Wednesday night saw us attending the opening reception for Thomas Crouch's new show in the Hallway Gallery at 701 Whaley. We're pretty big Crouch fans already, and it was great to see some of his new work and to meet his mom, duly proud of her boy. Kudos to Lee Ann Kornegay and Tom Chinn for making blank wall space meaningful. We  hope to see more and more businesses do the same. There is no shortage of art to hang on Columbia's walls.

Which brings us to Thursday night -- the celebration of the release of Jasper #3 as well as Night #1 in Columbia Alternacirque's 3-Night Festival of Doom. We hate missing this first night of the only kind of circus we're ever interested in seeing, but we're reassured that there are two more nights of awesomeness we can avail ourselves of AND Ms. Natalie Brown -- the mother of the tribe -- will be visiting us down at the Arcade as soon as she's off the boards at CMFA Thursday night. For more on Natalie Brown, read Cindi's article on her in Jasper #3.

Much like this issue of the magazine our release event scheduled for Thursday night has grown far beyond our initial intentions. Rather than being a quiet evening of acoustic music and intellectual conversation, as we thought it might be, it has turned into a multi-disciplinary arts event.

Here's what to expect:

  • 7 - 7:15 -- a performance from the balcony of the Arcade Building by the Sandlapper Singers (Read Evelyn Morales's piece on them and the rest of the choral arts scene in Jasper #3)
  • 7:15 - 7:30 -- Kershaw County Fine Arts Center will perform three of your favorite songs from the musical Chicago
  • 7:30 - 7:45 -- the NiA Theatre Troupe will perform
  • 7:45 - 8 and throughout the evening, a young acoustic guitarist named David Finney will play classical guitar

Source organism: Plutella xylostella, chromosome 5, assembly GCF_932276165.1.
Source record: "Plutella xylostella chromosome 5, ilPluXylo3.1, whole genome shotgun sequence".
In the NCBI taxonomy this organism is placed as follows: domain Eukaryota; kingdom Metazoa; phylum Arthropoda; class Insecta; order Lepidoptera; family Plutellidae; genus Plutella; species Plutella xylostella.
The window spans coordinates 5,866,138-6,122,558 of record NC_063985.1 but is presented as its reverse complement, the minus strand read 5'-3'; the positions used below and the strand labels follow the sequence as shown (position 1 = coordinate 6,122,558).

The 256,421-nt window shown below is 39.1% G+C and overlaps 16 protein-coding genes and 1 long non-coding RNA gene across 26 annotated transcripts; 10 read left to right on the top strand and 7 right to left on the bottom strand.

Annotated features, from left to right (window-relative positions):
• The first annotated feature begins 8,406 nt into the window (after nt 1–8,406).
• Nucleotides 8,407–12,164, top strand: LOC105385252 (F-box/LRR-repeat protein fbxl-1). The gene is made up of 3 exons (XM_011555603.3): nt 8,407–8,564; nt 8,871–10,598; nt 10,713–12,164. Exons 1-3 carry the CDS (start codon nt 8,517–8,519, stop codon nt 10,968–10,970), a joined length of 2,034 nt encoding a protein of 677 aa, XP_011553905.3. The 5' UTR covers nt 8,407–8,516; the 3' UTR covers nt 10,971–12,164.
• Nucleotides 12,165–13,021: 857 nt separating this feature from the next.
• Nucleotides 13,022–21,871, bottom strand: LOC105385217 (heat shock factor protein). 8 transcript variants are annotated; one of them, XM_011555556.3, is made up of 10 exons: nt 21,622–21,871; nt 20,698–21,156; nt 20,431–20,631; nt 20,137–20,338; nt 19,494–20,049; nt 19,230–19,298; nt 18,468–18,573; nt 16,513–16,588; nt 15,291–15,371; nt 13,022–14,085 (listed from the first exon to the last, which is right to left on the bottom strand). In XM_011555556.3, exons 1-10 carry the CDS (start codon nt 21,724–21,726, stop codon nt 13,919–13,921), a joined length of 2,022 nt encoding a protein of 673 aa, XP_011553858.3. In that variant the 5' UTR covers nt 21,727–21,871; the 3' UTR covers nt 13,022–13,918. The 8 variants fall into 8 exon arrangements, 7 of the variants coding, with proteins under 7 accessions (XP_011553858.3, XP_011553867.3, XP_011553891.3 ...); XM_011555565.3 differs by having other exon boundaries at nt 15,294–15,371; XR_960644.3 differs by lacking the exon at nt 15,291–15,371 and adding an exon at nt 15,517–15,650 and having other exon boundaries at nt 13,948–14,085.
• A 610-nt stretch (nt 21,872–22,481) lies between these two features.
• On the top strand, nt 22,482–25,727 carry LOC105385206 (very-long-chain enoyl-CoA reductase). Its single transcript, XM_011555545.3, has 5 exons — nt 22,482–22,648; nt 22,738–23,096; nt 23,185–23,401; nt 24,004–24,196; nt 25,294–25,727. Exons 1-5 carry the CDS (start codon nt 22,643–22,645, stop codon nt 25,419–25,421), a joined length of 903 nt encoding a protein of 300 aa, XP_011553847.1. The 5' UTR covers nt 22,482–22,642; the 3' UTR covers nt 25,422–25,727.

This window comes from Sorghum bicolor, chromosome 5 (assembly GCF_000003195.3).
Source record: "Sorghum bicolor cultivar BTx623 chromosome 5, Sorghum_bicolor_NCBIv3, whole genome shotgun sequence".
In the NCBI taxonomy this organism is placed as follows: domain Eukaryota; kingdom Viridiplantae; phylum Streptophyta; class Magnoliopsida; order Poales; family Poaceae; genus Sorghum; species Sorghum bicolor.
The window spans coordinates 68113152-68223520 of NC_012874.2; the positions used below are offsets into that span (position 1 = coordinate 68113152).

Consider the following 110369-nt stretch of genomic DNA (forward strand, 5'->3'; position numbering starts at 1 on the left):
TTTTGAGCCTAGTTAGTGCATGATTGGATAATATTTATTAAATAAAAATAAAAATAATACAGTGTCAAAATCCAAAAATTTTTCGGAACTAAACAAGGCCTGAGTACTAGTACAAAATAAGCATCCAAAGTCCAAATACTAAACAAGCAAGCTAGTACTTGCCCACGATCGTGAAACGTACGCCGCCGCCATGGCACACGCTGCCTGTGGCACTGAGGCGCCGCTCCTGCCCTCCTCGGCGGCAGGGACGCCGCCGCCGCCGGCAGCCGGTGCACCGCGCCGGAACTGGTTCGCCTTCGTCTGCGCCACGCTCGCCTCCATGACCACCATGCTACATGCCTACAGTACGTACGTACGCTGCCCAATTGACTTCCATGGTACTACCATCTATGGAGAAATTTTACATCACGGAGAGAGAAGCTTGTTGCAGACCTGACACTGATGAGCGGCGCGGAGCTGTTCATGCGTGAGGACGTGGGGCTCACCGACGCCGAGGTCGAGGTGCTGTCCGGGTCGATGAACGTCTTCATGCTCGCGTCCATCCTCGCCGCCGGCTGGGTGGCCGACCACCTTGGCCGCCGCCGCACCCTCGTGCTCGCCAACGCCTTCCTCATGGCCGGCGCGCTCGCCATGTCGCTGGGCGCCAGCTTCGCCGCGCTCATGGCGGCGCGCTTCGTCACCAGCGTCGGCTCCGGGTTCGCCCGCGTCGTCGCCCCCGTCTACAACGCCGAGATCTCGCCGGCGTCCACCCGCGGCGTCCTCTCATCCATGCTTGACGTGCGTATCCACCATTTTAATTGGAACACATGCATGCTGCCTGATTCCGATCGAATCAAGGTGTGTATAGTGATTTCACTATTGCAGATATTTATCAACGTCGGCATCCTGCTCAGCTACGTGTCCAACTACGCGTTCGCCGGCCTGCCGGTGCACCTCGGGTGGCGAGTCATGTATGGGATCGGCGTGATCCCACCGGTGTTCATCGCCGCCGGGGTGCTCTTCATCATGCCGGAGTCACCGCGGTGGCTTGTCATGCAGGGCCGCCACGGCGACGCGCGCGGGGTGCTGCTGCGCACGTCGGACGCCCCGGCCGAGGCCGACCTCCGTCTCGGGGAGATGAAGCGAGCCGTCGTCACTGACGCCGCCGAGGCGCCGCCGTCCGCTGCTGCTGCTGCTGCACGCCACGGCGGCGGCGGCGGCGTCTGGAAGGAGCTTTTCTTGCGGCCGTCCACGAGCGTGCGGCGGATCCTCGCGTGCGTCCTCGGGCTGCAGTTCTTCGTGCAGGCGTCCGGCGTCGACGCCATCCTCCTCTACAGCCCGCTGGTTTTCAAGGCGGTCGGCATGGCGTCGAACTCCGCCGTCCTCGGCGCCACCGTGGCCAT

• then, starting about 8 pm rock 'n' roll time, Tom Hall has arranged for the nationally known and esteemed Blue Mountain band featuring Cary Hudson to perform
  • Chris Powell's The Fishing Journal will follow them up (See Jasper #2 for a little ditty on the Fishing Journal)
  • and then, the Mercy Shot, with Thomas Crouch from Jasper #2, will play.
  • In the meantime, Michaela Pilar Brown will be displaying her most recent work in the Arcade lobby, and
  • street artist Cedric Umoja will be demonstrating his work (Read more about Michaela in Jasper #3 as well as Alex Smith's article on Cedric), and
  • all the galleries of the Arcade Mall will be open -- including those of our Cover artist and Centerfold!
  • Throughout the evening we'll have the return of our famous EconoBar with cheap beer, decent wine, and big spender craft brew at $2, $2, and $4 respectively, and
  • a nice little cheese spread courtesy of our friend Kristian Niemi and Rosso, as well as
  • a sampling of delicious roasted coffees from SC's own Cashua Coffee, and
  • the Krewe de Columbia-ya-ya will be on hand to school us all on the importance of parades, beads, beer, and dogs.
  • And, of course, there will be the release of Jasper #3.

Not a bad night for free, huh?

Please join us in the historic Arcade building on Main and Washington Streets, Thursday night, January 12th from 7 until 11 pm as we celebrate the art that makes us all get up in the mornings. The afterparty is at the Whig. We hope to see you both places.

Thank you for your support, Columbia.

-- Your Friends at Jasper